When you are raising large numbers of cattle a year, you’re always looking for ways to increase profit and boost efficiency.
“We are a natural feed yard with three or four kinds of breeds and raise close to 20,000 head of cattle a year. They pretty well are all shipped to Tyson in Lexington,” said John Wubbenhorst, owner and founder of KCC Feeding, Inc. of Minden, Nebraska.
His ranch is a family-run business assisted by his wife, Dianna, two sons, John Jr. and Russell, with two granddaughters who also do office work. He got started in the ranching business with his dad and now has 20 employees. Minden is a city of over 2,900 population, established in 1876 in Kearney County, Nebraska.
“We farm about 800-900 acres and cut all the corn for silage, a quarter is put into alfalfa hay. We always buy another quarter, so we’ll cut about 900 acres of silage. Maybe another quarter is grassland and we also rent a section of grass besides that,” said Wubbenhorst.
John has been in the cattle industry his whole life. He grew up in eastern Nebraska and later worked at a ranch near Burwell. From there he worked for a rancher south of Kearney before managing three rented yards near Minden and finally built his own natural feed yard south of Norman.
When the DEQ came in and said they had to have ponds, there was no financial way to build a pond on someone else’s ground and still make money. So he built his Minden feed yard in 2004.
Wubbenhorst is no stranger to the Hanson engineered precast concrete bunkers. He believes he first read about Hanson Silo in a magazine. Wubbenhorst installed his initial Hanson bunkers in 2010 and 2014 to hold both high moisture corn (HMC) and silage. With the increased cost of getting dry distillers grain (DDGS) from an ethanol plant, he decided in 2016 to purchase a separate high moisture T-panel corn storage bunker. The footprint wasn’t big enough for his needed storage so he added on again in that same year with 480’ additional 12’ T-panels.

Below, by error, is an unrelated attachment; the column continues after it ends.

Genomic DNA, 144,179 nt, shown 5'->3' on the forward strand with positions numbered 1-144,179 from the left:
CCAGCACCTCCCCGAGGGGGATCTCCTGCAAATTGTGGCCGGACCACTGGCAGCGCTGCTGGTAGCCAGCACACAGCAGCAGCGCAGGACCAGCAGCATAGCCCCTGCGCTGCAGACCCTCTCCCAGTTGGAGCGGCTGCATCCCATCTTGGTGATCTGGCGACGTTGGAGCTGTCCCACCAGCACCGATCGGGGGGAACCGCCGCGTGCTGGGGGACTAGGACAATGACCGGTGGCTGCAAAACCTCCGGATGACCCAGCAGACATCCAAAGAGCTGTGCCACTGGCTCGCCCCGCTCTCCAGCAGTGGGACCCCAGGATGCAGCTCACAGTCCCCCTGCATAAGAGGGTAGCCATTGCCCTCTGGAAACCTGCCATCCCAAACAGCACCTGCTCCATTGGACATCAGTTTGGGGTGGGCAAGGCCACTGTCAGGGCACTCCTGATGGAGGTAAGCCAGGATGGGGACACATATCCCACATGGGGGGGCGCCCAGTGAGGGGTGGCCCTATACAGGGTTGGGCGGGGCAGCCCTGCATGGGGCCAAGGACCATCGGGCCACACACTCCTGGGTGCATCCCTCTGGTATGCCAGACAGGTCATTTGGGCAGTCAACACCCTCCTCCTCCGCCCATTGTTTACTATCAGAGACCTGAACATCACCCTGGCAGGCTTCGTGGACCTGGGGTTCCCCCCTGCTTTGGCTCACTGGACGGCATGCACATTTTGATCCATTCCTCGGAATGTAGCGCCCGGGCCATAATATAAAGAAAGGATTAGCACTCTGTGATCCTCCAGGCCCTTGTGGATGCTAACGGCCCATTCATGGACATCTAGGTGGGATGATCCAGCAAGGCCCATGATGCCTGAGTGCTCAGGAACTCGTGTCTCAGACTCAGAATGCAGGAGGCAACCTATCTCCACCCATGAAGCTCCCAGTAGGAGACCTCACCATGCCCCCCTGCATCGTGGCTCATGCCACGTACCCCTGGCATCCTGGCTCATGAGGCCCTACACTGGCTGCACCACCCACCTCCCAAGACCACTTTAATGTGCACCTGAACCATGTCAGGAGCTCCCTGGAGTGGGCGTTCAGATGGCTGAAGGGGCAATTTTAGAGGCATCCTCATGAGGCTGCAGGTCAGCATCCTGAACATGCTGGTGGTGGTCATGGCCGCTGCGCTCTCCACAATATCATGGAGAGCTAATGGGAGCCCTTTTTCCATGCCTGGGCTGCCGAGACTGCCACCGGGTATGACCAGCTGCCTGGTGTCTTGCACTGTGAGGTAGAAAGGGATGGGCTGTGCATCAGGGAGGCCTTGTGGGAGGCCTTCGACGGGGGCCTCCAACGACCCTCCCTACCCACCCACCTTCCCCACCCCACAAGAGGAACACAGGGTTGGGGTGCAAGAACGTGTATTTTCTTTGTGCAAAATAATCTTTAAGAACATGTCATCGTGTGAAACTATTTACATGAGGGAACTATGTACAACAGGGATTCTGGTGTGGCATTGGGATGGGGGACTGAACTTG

All totaled, his bunkers have a capacity of 1.2 million bushels of HMC and 25,000 tons of corn silage. This past year he put up a million bushel of wet corn; one bunker is for that and one bunker is for silage.
“I’ve used Hanson bunkers for a long time,” said Wubbenhorst who got his first one in 2010. “In the very beginning we just put a few up. I’ve told other people about the bunkers that they’ve sold to. They’ve been pretty good to me, they are honest and do a good job.”
In 2010 Hanson Silo shipped out 416’ of 12’ L-panels for Wubbenhorst’s first bunker. That was followed up in 2014 by an additional 248’ of 12’ L-panels. Two years later Hanson delivered an additional 660’ of the same size panels and just this year 480’ more were added.
Before going to the Hanson precast concrete bunkers Wubbenhorst said he had a bunker floor in the ground with dirt sides. He said there was some spoilage and dirt would get mixed in with the feed.
Hanson precast concrete bunkers and bunker silos are some of the most efficient, cost-effective, large volume storage systems available and Wubbenhorst figures they will eventually pay for themselves. Constructed in a controlled environment, they’re higher quality and stronger than those of competitors. And since they are pre-built and modular, they allow for faster onsite building times and the freedom to change configurations.
It was in 2014 that Wubbenhorst set his eye on the Easy Rake.
“The Easy Rake is good and it stands up good and doesn’t break. It does a nice job. Our silage piles are pretty high, so we need something to get it down. We were using an excavator to take the top off. It’s kind of dangerous, you shouldn’t make your pile so high. It does a nice job in the winter too. We have two different silos (bunkers). We put up about 23,000 to 24,000 ton of corn silage and a million bushel of wet corn,” noted Wubbenhorst.
“Hanson Silo does a really good job — you kind of tell them when you want it and they will darn sure work with you and they will get it done. They’ve been real good people to work with,” added Wubbenhorst.
Approximate size: 250’x 260′
2010: Purchased 416′ of 12’L panels